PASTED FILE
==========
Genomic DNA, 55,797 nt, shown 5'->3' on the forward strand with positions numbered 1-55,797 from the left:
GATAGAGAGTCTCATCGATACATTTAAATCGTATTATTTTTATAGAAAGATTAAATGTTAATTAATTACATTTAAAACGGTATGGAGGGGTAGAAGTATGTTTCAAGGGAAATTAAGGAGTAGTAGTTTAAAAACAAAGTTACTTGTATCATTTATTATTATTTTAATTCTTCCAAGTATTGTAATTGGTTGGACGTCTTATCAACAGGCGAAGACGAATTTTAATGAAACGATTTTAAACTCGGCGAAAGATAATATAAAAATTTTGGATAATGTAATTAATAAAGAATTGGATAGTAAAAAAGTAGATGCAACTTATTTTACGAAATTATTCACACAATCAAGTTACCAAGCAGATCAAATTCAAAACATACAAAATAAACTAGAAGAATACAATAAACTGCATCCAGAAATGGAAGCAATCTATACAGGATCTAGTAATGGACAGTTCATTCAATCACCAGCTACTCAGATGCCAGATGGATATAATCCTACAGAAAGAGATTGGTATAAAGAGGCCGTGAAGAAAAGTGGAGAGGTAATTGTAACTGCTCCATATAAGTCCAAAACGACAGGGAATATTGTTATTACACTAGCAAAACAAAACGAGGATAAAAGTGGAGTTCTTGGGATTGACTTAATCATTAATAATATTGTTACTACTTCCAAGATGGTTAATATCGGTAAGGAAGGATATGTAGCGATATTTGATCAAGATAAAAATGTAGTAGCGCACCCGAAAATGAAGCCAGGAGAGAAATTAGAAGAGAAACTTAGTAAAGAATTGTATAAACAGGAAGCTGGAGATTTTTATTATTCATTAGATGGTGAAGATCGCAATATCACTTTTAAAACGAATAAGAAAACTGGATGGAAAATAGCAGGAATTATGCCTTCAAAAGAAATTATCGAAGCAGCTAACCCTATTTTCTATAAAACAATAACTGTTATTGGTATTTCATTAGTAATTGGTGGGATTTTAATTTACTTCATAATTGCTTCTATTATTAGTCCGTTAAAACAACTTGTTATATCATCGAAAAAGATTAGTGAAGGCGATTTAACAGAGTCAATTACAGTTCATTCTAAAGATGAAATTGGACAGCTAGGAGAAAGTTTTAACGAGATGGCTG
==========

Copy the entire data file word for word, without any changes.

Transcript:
Genomic DNA, 55,797 nt, shown 5'->3' on the forward strand with positions numbered 1-55,797 from the left:
GATAGAGAGTCTCATCGATACATTTAAATCGTATTATTTTTATAGAAAGATTAAATGTTAATTAATTACATTTAAAACGGTATGGAGGGGTAGAAGTATGTTTCAAGGGAAATTAAGGAGTAGTAGTTTAAAAACAAAGTTACTTGTATCATTTATTATTATTTTAATTCTTCCAAGTATTGTAATTGGTTGGACGTCTTATCAACAGGCGAAGACGAATTTTAATGAAACGATTTTAAACTCGGCGAAAGATAATATAAAAATTTTGGATAATGTAATTAATAAAGAATTGGATAGTAAAAAAGTAGATGCAACTTATTTTACGAAATTATTCACACAATCAAGTTACCAAGCAGATCAAATTCAAAACATACAAAATAAACTAGAAGAATACAATAAACTGCATCCAGAAATGGAAGCAATCTATACAGGATCTAGTAATGGACAGTTCATTCAATCACCAGCTACTCAGATGCCAGATGGATATAATCCTACAGAAAGAGATTGGTATAAAGAGGCCGTGAAGAAAAGTGGAGAGGTAATTGTAACTGCTCCATATAAGTCCAAAACGACAGGGAATATTGTTATTACACTAGCAAAACAAAACGAGGATAAAAGTGGAGTTCTTGGGATTGACTTAATCATTAATAATATTGTTACTACTTCCAAGATGGTTAATATCGGTAAGGAAGGATATGTAGCGATATTTGATCAAGATAAAAATGTAGTAGCGCACCCGAAAATGAAGCCAGGAGAGAAATTAGAAGAGAAACTTAGTAAAGAATTGTATAAACAGGAAGCTGGAGATTTTTATTATTCATTAGATGGTGAAGATCGCAATATCACTTTTAAAACGAATAAGAAAACTGGATGGAAAATAGCAGGAATTATGCCTTCAAAAGAAATTATCGAAGCAGCTAACCCTATTTTCTATAAAACAATAACTGTTATTGGTATTTCATTAGTAATTGGTGGGATTTTAATTTACTTCATAATTGCTTCTATTATTAGTCCGTTAAAACAACTTGTTATATCATCGAAAAAGATTAGTGAAGGCGATTTAACAGAGTCAATTACAGTTCATTCTAAAGATGAAATTGGACAGCTAGGAGAAAGTTTTAACGAGATGGCTG